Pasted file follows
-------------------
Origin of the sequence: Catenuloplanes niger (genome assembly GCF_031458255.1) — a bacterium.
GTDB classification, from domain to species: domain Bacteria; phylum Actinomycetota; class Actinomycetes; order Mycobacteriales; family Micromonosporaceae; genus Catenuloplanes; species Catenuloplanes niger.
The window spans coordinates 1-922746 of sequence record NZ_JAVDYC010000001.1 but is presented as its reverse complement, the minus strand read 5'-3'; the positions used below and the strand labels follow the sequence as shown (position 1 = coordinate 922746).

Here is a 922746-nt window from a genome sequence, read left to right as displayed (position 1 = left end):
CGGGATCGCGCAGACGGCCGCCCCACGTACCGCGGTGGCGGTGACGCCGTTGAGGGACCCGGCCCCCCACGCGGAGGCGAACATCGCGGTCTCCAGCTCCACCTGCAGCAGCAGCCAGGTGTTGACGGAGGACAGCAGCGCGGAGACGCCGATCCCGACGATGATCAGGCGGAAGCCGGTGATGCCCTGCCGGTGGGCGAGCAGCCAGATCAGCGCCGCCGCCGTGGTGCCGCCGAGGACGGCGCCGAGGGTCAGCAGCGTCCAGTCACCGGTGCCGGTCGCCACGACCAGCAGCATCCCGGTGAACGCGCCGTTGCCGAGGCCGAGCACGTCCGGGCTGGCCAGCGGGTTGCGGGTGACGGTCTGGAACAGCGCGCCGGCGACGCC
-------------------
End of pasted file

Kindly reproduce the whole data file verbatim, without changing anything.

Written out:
Origin of the sequence: Catenuloplanes niger (genome assembly GCF_031458255.1) — a bacterium.
GTDB classification, from domain to species: domain Bacteria; phylum Actinomycetota; class Actinomycetes; order Mycobacteriales; family Micromonosporaceae; genus Catenuloplanes; species Catenuloplanes niger.
The window spans coordinates 1-922746 of sequence record NZ_JAVDYC010000001.1 but is presented as its reverse complement, the minus strand read 5'-3'; the positions used below and the strand labels follow the sequence as shown (position 1 = coordinate 922746).

Here is a 922746-nt window from a genome sequence, read left to right as displayed (position 1 = left end):
CGGGATCGCGCAGACGGCCGCCCCACGTACCGCGGTGGCGGTGACGCCGTTGAGGGACCCGGCCCCCCACGCGGAGGCGAACATCGCGGTCTCCAGCTCCACCTGCAGCAGCAGCCAGGTGTTGACGGAGGACAGCAGCGCGGAGACGCCGATCCCGACGATGATCAGGCGGAAGCCGGTGATGCCCTGCCGGTGGGCGAGCAGCCAGATCAGCGCCGCCGCCGTGGTGCCGCCGAGGACGGCGCCGAGGGTCAGCAGCGTCCAGTCACCGGTGCCGGTCGCCACGACCAGCAGCATCCCGGTGAACGCGCCGTTGCCGAGGCCGAGCACGTCCGGGCTGGCCAGCGGGTTGCGGGTGACGGTCTGGAACAGCGCGCCGGCGACGCC